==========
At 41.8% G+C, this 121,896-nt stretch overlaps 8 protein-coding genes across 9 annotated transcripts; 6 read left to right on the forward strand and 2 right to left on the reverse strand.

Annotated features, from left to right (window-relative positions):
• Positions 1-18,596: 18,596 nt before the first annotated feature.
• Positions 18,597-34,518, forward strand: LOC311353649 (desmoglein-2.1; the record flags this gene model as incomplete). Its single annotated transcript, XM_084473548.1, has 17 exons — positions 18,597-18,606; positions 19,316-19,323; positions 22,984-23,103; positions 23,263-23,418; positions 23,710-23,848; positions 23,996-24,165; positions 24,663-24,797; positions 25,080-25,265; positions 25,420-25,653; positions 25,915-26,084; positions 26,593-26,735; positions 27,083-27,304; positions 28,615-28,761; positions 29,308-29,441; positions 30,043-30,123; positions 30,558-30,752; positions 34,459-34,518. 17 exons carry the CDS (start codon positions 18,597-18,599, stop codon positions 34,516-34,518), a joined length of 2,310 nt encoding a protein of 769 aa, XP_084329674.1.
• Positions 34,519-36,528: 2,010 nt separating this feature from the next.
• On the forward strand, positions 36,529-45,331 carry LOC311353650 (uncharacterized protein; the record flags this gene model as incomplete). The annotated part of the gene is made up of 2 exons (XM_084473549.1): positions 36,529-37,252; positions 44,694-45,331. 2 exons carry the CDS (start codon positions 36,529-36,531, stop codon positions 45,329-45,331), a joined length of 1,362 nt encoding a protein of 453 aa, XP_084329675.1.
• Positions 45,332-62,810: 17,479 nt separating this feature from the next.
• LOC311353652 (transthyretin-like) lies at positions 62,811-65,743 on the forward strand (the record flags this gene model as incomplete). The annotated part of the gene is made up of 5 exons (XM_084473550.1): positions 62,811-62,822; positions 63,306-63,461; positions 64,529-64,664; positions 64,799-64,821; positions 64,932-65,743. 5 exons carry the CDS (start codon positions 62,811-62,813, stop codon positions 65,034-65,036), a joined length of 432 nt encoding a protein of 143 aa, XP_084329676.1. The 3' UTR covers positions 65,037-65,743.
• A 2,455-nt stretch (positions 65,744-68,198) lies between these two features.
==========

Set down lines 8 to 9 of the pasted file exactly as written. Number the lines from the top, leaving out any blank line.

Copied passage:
• LOC311353652 (transthyretin-like) lies at positions 62,811-65,743 on the forward strand (the record flags this gene model as incomplete). The annotated part of the gene is made up of 5 exons (XM_084473550.1): positions 62,811-62,822; positions 63,306-63,461; positions 64,529-64,664; positions 64,799-64,821; positions 64,932-65,743. 5 exons carry the CDS (start codon positions 62,811-62,813, stop codon positions 65,034-65,036), a joined length of 432 nt encoding a protein of 143 aa, XP_084329676.1. The 3' UTR covers positions 65,037-65,743.
• A 2,455-nt stretch (positions 65,744-68,198) lies between these two features.